- Virginia Johnson
Widower William Rees drove his wagon into town like a man possessed. Normally an easy-going, itinerant weaver, Rees has just discovered that his kinfolk have cheated him, and his son has run away to be with the Shaker religious community. In 18th-century, rural Maine, it is not so easy to retrieve a teenager who hates you, get your land back, or solve A Simple Murder.
For murder is what happens just after Rees visits the Shaker farm. A beautiful, young mother has been heinously killed and the outwardly peaceful, celibate, segregated community finds it very suspicious that it happened just after they entertained Rees, a stranger. Fortunately, he has witnesses who say that he was somewhere else at the time of the killing. Nonetheless, Rees is drawn in to solve the mystery because he has experience with such things.
In order to do his job, he must interview the members of the community—male and female. He can’t speak to the women without a chaperone so they provide one for him. Lydia Jane Farrell had officially left the Shakers under mysterious circumstances but she was still welcome to come among them. When faced with a partner both maddeningly beautiful and rather annoyingly forthright and clever, Rees begins to doubt his decision to never seriously become involved with a woman again.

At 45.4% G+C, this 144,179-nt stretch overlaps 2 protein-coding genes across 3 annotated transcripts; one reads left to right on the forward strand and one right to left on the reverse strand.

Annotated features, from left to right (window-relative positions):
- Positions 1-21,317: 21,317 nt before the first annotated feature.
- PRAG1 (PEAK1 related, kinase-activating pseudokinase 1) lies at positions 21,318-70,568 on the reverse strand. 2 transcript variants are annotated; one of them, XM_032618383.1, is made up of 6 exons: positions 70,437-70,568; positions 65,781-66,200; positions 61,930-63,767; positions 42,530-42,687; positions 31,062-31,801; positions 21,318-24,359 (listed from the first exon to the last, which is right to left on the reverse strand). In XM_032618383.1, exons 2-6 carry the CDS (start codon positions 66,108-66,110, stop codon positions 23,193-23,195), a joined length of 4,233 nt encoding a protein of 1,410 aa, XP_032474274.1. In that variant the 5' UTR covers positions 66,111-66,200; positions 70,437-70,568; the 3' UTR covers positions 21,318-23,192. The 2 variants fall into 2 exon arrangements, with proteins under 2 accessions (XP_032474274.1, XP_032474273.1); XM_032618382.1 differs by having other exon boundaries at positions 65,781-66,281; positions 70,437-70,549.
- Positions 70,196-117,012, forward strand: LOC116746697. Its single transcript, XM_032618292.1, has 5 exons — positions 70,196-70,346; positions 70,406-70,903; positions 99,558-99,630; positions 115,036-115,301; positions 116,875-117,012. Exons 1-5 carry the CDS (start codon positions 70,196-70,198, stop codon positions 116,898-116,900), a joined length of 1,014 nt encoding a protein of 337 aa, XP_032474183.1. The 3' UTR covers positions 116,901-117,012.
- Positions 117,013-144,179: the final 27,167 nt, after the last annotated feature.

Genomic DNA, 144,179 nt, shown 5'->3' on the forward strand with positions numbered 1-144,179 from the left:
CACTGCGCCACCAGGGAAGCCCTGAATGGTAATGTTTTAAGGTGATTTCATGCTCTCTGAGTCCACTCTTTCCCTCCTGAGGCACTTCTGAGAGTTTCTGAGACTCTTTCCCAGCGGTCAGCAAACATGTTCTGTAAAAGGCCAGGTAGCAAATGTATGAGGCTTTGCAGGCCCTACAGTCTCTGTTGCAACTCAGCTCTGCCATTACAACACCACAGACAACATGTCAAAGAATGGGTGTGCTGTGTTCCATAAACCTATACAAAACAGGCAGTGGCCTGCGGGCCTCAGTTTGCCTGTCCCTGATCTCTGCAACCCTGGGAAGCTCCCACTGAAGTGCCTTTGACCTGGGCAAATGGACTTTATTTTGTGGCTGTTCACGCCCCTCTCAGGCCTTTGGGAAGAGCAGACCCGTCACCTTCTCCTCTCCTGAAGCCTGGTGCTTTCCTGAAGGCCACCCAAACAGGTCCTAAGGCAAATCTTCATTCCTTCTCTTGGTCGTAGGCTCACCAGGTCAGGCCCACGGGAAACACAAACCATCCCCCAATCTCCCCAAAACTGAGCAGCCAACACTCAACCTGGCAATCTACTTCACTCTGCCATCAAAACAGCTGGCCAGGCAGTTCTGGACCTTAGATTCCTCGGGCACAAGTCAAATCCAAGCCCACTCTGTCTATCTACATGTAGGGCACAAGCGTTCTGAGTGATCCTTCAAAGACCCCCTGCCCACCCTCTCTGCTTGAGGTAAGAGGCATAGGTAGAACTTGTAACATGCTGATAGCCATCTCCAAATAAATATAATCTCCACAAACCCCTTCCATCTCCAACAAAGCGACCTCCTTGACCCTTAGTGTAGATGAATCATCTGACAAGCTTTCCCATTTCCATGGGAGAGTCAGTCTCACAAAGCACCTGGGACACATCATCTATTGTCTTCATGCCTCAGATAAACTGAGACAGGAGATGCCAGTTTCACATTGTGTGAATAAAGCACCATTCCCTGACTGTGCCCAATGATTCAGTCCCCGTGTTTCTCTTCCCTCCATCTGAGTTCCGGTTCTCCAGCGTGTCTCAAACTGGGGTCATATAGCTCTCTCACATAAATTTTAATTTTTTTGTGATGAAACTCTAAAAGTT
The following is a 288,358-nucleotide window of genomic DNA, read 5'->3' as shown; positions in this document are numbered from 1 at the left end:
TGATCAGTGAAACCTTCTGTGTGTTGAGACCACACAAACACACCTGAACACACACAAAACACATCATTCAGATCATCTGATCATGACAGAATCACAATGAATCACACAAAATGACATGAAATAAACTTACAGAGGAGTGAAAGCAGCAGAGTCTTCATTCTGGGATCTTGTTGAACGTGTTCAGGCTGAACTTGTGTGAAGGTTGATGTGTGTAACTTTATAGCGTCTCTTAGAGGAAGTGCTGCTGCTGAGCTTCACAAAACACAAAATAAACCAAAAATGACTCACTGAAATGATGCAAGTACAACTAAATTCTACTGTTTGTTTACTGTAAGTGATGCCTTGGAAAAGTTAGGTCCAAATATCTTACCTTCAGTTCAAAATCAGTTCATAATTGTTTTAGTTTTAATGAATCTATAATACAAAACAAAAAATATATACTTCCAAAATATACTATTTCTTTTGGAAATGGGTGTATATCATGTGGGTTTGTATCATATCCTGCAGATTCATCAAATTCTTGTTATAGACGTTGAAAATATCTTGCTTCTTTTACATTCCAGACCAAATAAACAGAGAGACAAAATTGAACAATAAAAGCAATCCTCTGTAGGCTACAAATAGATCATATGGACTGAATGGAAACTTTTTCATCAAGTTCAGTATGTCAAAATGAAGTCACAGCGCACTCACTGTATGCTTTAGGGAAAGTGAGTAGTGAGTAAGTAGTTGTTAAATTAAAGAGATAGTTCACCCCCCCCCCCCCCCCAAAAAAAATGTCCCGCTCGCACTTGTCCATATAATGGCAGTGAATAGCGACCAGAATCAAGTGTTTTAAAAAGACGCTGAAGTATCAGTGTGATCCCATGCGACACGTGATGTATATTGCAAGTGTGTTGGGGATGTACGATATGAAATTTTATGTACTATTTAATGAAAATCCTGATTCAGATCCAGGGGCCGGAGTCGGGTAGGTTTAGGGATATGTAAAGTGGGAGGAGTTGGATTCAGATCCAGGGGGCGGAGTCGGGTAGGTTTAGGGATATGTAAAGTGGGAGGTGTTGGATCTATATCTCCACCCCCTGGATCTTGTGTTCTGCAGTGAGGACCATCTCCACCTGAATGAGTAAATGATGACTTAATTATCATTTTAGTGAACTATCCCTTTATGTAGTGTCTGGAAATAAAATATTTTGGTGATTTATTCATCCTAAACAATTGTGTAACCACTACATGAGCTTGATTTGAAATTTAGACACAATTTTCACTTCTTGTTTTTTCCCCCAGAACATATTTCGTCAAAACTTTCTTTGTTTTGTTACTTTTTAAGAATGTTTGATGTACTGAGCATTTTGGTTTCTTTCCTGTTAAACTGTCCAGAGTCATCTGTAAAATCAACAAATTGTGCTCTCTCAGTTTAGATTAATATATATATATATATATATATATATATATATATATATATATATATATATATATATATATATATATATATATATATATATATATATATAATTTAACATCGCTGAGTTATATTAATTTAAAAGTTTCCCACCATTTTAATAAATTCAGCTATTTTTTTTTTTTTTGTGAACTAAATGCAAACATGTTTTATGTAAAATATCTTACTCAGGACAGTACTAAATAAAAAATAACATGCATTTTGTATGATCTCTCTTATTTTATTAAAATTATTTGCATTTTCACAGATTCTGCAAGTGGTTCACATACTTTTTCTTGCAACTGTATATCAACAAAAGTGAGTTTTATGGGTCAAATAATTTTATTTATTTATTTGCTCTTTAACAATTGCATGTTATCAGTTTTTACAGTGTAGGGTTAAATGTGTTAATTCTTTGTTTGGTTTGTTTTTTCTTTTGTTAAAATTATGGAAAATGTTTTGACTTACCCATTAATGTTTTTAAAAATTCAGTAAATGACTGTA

Eleanor Kuhn’s A Simple Murder is an excellent freshman effort that was rewarded by winning a prize for First Crime Novel from the Mystery Writers of America. Most rewarding for readers is its well-done immersion into another time, place, and culture, as well as certainly characters that are worth following into the second book, Death of a Dyer.